Employment effects of work sharing: an econometric analysis for West Germany
In this paper we estimate the employment effects of a reduction in weekly normal hours in West German manufacturing on the basis of an econometric models using industry panel data. We distinguish between unskilled, skilled and high-skilled workers and show that labor demand elasticities with respect to real wages differ significantly between these three skill groups. Given wages, the direct employment effect of a reduction in weekly normal hours is negligible for all three groups. However, taking the adjustment of wages into account, which compensates workers to some extent for lost income due to the reduction of working hours, the net employment effect becomes negative on average. Due to their relatively large wage elasticity, this negative effect is particularly strong for the unskilled. ?Work sharing? by means of general hours-reductions can thus not be considered an adequate policy to reduce unemployment.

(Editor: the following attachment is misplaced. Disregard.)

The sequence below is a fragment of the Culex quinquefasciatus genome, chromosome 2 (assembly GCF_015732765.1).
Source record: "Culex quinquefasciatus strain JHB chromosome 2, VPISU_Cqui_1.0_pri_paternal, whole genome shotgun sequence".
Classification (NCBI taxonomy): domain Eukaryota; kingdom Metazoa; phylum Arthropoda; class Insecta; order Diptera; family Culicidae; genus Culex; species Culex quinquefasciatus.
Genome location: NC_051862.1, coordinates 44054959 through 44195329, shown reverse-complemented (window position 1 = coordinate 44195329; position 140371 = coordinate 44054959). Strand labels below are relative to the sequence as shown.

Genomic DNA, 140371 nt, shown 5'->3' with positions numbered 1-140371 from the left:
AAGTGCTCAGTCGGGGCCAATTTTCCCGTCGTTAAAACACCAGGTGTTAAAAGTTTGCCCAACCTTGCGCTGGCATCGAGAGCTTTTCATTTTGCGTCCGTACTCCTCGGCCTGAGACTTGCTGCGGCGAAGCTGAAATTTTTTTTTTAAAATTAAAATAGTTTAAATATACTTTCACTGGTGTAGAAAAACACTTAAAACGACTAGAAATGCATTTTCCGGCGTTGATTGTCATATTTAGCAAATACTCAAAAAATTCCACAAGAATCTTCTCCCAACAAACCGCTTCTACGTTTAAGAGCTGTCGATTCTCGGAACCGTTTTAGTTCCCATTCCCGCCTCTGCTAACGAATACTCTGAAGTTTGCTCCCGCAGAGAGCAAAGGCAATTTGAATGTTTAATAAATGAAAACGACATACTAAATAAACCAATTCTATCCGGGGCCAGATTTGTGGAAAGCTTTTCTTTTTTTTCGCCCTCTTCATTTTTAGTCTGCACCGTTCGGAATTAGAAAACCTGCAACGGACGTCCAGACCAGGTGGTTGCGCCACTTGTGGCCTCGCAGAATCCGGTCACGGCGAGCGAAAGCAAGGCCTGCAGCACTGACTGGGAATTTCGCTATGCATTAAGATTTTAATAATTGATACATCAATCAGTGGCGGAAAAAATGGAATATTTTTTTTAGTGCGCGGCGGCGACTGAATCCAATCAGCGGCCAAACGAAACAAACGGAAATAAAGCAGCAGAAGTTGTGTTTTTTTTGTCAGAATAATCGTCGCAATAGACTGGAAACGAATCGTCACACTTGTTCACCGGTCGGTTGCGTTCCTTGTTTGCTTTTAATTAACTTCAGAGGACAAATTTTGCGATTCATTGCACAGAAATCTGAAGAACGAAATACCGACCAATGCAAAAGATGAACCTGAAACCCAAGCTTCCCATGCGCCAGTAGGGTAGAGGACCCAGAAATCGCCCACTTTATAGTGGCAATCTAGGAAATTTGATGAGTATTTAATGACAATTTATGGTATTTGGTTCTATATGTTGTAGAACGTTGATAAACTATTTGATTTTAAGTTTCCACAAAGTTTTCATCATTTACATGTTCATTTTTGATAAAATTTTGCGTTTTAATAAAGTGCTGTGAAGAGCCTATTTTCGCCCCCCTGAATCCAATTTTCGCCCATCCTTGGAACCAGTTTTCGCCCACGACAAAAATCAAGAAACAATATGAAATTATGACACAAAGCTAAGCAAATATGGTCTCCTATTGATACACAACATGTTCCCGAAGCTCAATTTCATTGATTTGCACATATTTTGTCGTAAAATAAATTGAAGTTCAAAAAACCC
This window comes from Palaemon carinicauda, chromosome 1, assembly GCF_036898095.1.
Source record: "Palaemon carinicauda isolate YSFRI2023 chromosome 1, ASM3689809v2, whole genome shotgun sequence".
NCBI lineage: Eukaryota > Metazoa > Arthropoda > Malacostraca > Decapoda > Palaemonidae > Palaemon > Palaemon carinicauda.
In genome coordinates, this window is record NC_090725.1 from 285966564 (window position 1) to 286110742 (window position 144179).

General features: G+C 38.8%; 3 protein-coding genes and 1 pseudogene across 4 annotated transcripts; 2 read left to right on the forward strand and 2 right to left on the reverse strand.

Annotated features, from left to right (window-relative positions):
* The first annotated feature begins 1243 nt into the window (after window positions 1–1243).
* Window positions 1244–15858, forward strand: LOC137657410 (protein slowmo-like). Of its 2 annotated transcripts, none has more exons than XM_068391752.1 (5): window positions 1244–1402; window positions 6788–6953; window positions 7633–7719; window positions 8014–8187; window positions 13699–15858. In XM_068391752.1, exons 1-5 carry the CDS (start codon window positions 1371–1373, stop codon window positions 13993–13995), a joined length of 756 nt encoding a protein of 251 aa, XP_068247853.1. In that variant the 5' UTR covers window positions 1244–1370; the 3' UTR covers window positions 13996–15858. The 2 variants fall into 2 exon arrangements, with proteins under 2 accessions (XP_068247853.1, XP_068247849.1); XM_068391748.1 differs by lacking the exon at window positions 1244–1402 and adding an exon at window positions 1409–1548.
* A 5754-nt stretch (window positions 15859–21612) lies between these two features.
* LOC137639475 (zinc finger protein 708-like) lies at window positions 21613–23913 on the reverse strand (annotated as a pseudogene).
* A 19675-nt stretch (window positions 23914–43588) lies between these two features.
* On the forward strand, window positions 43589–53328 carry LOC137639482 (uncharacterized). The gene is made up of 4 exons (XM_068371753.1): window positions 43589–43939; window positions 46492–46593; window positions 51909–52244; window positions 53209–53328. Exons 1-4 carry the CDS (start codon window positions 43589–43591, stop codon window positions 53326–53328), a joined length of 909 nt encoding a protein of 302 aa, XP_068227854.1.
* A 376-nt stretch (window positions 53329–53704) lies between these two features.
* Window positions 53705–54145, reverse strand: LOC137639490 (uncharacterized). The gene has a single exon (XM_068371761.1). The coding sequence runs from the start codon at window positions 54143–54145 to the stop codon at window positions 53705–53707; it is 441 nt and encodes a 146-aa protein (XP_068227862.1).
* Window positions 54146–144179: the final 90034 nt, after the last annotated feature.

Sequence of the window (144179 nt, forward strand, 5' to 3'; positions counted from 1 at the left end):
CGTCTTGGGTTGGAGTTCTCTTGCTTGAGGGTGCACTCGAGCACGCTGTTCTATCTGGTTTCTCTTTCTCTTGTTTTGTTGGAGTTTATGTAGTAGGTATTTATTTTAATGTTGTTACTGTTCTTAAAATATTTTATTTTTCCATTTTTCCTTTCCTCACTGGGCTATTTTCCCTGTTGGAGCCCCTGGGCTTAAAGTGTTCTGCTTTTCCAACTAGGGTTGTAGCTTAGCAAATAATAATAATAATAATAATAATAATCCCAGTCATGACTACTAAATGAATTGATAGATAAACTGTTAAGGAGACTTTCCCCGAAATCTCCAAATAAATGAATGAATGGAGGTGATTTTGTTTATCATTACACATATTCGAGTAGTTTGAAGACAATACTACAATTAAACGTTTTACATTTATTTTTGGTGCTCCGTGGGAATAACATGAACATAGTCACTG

|Date of creation:||2000|
|Date of revision:|
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"The myth of worksharing,"
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- Arie Kapteyn, 2000. "The Myth of Worksharing," Economics Series Working Papers 32, University of Oxford, Department of Economics.
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Economics Working Papers
eco99/19, European University Institute.
- Marimon, Ramon & Zilibotti, Fabrizio, 2000. "Employment and distributional effects of restricting working time," European Economic Review, Elsevier, vol. 44(7), pages 1291-1326, June.
- Marimon, Ramon & Zilibotti, Fabrizio, 1999. "Employment and Distributional Effects of Restricting Working Time," CEPR Discussion Papers 2127, C.E.P.R. Discussion Papers.
- Koebel, Bertrand M. & Falk, Martin, 1999. "Curvature conditions and substitution pattern among capital, energy, materials and heterogeneous labour," ZEW Discussion Papers 99-06, ZEW - Zentrum für Europäische Wirtschaftsforschung / Center for European Economic Research.
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